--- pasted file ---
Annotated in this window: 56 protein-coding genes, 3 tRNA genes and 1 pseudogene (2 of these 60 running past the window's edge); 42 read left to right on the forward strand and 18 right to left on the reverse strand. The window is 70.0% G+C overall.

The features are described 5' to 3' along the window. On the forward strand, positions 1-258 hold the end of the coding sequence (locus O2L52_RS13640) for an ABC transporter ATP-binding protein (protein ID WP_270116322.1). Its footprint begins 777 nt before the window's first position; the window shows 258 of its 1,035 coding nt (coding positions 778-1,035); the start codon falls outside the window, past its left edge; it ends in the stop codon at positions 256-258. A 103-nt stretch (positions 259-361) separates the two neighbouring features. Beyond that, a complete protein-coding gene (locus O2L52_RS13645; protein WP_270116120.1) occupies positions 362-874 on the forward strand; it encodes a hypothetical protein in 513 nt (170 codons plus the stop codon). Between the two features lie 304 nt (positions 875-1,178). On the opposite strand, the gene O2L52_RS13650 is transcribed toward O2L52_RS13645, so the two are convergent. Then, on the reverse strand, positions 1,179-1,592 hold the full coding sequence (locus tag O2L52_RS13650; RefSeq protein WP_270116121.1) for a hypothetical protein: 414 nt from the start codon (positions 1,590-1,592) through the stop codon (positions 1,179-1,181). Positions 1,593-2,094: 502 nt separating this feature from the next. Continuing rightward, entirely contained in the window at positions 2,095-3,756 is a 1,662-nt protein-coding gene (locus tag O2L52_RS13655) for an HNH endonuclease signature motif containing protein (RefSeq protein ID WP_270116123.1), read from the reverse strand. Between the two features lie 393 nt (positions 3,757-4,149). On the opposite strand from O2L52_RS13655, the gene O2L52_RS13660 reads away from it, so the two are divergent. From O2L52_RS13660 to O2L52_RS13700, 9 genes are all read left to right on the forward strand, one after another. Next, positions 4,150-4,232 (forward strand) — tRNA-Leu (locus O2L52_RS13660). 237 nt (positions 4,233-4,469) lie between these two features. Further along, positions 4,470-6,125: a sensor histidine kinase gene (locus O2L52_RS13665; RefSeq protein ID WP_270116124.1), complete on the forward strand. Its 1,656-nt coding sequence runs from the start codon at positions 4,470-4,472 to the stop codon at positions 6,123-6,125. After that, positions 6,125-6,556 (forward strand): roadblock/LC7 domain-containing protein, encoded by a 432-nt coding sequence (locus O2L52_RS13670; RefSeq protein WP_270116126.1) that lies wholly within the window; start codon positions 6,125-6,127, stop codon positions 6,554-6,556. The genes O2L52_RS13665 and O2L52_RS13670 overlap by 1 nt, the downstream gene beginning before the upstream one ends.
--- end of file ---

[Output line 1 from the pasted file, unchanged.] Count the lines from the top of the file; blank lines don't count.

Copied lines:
Annotated in this window: 56 protein-coding genes, 3 tRNA genes and 1 pseudogene (2 of these 60 running past the window's edge); 42 read left to right on the forward strand and 18 right to left on the reverse strand. The window is 70.0% G+C overall.